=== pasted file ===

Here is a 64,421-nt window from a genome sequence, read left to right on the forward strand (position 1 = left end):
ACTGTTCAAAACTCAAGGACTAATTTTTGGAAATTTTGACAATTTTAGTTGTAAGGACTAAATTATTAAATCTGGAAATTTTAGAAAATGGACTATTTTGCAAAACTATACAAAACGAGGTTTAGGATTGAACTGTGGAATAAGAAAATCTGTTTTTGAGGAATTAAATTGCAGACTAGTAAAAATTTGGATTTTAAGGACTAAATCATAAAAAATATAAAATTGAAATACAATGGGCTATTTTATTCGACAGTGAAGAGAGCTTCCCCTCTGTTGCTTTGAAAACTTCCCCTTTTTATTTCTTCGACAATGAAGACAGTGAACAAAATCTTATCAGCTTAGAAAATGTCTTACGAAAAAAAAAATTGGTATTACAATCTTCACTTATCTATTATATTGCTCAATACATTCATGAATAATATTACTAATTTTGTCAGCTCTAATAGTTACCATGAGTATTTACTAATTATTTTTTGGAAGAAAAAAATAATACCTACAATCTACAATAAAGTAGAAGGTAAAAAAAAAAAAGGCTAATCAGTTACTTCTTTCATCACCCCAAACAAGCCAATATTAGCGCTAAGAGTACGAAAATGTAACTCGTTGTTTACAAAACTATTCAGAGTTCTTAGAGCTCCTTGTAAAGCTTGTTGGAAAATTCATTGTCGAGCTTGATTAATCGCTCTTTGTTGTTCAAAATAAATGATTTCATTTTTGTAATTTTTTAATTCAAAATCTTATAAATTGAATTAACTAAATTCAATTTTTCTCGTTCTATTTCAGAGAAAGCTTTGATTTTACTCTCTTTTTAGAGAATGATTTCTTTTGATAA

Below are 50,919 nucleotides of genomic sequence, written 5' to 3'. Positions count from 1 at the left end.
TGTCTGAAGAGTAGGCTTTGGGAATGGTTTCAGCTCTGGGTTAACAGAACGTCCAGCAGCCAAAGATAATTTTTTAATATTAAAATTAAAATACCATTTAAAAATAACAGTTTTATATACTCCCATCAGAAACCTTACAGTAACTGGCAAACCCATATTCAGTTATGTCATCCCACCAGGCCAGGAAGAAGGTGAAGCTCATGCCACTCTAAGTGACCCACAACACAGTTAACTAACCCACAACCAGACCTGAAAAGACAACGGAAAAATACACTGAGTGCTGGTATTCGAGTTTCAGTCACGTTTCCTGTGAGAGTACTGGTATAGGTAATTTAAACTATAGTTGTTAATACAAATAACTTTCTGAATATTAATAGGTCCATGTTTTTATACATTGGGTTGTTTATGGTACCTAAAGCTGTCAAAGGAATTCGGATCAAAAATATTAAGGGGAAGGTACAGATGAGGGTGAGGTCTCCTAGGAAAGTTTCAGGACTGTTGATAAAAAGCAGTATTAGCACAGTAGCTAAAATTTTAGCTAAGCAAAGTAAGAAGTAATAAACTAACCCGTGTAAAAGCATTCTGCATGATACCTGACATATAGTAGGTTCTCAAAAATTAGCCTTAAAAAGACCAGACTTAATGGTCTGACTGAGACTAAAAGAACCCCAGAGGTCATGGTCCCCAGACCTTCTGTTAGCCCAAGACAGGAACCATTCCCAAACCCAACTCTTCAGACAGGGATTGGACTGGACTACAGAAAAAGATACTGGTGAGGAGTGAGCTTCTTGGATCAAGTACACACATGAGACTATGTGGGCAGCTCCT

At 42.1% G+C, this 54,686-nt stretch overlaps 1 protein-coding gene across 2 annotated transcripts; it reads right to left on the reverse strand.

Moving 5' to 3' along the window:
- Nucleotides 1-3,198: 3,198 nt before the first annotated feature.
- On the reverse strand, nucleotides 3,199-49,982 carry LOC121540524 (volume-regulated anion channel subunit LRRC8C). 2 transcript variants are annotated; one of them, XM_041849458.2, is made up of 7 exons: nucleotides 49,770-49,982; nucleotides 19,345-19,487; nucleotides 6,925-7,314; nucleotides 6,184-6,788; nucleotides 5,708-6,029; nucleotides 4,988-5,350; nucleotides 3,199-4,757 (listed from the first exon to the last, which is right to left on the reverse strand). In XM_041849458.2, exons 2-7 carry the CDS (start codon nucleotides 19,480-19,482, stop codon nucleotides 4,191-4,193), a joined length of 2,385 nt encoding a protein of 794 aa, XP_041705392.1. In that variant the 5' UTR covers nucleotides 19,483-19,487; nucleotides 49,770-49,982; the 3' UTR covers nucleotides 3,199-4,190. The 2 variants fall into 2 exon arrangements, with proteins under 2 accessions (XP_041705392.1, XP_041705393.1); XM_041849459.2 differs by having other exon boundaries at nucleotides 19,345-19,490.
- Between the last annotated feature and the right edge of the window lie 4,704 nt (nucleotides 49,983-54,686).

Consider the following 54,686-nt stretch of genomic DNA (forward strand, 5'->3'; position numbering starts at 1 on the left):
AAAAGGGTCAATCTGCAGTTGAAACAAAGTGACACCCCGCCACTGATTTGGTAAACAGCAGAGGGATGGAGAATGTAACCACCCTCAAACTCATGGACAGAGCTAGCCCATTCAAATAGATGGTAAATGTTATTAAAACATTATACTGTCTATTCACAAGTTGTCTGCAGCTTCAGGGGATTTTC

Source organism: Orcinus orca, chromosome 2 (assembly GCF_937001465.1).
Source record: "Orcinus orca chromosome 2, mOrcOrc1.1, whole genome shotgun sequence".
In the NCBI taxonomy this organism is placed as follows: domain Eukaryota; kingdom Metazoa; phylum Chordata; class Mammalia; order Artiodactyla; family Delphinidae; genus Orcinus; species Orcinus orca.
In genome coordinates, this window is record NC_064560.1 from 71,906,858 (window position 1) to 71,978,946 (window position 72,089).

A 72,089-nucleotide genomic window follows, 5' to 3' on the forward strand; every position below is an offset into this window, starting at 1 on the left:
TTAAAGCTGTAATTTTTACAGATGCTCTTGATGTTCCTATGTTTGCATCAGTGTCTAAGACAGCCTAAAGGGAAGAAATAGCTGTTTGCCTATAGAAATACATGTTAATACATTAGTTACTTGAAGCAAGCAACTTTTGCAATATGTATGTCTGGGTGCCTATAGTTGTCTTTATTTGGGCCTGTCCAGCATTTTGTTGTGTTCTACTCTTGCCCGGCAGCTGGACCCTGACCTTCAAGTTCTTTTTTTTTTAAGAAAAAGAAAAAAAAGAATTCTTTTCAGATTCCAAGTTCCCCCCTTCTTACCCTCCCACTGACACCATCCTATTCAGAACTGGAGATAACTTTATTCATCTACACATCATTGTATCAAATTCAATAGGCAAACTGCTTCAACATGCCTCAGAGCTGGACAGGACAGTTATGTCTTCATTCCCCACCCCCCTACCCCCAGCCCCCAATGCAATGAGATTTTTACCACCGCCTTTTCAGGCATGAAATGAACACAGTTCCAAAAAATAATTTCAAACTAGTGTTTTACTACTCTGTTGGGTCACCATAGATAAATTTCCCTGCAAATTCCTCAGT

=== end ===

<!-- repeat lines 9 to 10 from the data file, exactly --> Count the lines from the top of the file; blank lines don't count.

- Between the last annotated feature and the right edge of the window lie 4,704 nt (nucleotides 49,983-54,686).

Consider the following 54,686-nt stretch of genomic DNA (forward strand, 5'->3'; position numbering starts at 1 on the left):